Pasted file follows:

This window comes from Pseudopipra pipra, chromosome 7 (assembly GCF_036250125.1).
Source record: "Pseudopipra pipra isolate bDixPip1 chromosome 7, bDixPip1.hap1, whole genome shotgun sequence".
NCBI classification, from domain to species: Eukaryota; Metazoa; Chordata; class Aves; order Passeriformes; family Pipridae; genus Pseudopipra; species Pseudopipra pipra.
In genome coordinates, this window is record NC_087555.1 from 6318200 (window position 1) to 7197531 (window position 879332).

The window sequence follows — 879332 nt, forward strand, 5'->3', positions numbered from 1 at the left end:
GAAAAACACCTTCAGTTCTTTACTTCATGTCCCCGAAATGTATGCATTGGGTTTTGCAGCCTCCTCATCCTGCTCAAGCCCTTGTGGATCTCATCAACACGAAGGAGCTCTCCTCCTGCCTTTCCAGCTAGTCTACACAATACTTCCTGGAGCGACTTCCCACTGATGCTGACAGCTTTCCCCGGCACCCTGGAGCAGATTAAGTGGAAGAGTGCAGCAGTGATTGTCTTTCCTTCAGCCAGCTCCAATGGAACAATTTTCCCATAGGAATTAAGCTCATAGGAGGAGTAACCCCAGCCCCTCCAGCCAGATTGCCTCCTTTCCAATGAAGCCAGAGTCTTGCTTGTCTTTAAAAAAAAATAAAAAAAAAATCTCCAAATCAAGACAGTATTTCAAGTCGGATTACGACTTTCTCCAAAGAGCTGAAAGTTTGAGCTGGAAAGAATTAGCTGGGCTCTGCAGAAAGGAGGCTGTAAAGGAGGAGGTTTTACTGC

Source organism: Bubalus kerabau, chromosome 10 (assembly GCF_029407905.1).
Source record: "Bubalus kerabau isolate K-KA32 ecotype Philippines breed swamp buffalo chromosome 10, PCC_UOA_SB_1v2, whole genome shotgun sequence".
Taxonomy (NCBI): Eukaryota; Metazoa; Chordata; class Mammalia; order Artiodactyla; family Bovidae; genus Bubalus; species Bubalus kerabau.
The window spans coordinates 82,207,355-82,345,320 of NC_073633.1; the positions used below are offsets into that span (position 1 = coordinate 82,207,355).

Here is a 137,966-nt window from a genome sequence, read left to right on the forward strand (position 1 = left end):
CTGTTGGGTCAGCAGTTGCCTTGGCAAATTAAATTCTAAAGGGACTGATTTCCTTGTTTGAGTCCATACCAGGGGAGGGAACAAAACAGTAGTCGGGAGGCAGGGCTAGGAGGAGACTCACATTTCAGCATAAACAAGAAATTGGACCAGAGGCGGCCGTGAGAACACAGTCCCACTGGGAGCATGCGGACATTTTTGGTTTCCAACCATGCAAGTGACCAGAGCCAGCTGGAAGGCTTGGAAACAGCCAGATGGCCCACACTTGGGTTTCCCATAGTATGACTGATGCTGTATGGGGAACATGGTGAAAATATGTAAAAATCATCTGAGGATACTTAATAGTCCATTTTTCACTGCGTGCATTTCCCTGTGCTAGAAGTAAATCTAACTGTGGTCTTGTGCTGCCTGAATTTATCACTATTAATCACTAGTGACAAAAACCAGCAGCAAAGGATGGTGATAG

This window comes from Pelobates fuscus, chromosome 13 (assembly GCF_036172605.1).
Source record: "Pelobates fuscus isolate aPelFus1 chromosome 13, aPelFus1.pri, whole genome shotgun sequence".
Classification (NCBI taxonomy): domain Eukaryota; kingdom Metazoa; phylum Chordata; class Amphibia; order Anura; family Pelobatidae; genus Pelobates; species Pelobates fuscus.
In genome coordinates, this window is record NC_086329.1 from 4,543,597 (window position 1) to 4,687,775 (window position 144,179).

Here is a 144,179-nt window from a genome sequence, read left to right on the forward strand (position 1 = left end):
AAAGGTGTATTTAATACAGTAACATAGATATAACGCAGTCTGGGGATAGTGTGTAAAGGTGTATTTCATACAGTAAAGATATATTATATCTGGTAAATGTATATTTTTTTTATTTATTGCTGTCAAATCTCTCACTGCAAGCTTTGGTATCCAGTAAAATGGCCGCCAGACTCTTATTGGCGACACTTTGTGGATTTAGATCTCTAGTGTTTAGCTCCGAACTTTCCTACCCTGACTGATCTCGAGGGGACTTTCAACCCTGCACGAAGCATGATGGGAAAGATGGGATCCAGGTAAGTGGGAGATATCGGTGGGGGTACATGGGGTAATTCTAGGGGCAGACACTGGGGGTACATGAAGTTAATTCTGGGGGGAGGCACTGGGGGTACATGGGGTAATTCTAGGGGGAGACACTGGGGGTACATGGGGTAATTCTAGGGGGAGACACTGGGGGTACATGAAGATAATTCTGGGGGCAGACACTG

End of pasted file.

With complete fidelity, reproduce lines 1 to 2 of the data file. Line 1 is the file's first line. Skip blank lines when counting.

This window comes from Pseudopipra pipra, chromosome 7 (assembly GCF_036250125.1).
Source record: "Pseudopipra pipra isolate bDixPip1 chromosome 7, bDixPip1.hap1, whole genome shotgun sequence".